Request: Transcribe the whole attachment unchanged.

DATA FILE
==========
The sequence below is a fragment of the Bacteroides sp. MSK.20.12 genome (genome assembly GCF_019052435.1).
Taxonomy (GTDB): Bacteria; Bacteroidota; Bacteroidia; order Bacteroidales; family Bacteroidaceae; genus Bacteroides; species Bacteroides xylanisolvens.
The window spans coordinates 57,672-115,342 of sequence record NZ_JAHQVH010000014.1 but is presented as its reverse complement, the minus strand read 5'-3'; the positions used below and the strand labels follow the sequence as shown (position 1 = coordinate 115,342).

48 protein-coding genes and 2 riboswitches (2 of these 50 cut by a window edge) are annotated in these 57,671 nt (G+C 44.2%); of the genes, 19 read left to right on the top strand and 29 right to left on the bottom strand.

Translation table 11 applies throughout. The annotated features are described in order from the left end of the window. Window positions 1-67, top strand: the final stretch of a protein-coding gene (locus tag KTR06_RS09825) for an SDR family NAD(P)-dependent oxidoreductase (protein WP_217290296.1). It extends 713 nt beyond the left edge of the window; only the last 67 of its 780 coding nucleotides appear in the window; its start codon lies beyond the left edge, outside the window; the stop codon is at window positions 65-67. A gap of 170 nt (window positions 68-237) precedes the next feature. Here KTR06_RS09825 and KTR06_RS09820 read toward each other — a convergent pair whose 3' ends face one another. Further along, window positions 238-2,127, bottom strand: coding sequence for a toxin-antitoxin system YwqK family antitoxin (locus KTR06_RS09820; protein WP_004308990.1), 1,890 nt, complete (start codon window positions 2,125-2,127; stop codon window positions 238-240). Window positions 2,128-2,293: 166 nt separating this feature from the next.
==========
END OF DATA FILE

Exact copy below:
The sequence below is a fragment of the Bacteroides sp. MSK.20.12 genome (genome assembly GCF_019052435.1).
Taxonomy (GTDB): Bacteria; Bacteroidota; Bacteroidia; order Bacteroidales; family Bacteroidaceae; genus Bacteroides; species Bacteroides xylanisolvens.
The window spans coordinates 57,672-115,342 of sequence record NZ_JAHQVH010000014.1 but is presented as its reverse complement, the minus strand read 5'-3'; the positions used below and the strand labels follow the sequence as shown (position 1 = coordinate 115,342).

48 protein-coding genes and 2 riboswitches (2 of these 50 cut by a window edge) are annotated in these 57,671 nt (G+C 44.2%); of the genes, 19 read left to right on the top strand and 29 right to left on the bottom strand.

Translation table 11 applies throughout. The annotated features are described in order from the left end of the window. Window positions 1-67, top strand: the final stretch of a protein-coding gene (locus tag KTR06_RS09825) for an SDR family NAD(P)-dependent oxidoreductase (protein WP_217290296.1). It extends 713 nt beyond the left edge of the window; only the last 67 of its 780 coding nucleotides appear in the window; its start codon lies beyond the left edge, outside the window; the stop codon is at window positions 65-67. A gap of 170 nt (window positions 68-237) precedes the next feature. Here KTR06_RS09825 and KTR06_RS09820 read toward each other — a convergent pair whose 3' ends face one another. Further along, window positions 238-2,127, bottom strand: coding sequence for a toxin-antitoxin system YwqK family antitoxin (locus KTR06_RS09820; protein WP_004308990.1), 1,890 nt, complete (start codon window positions 2,125-2,127; stop codon window positions 238-240). Window positions 2,128-2,293: 166 nt separating this feature from the next.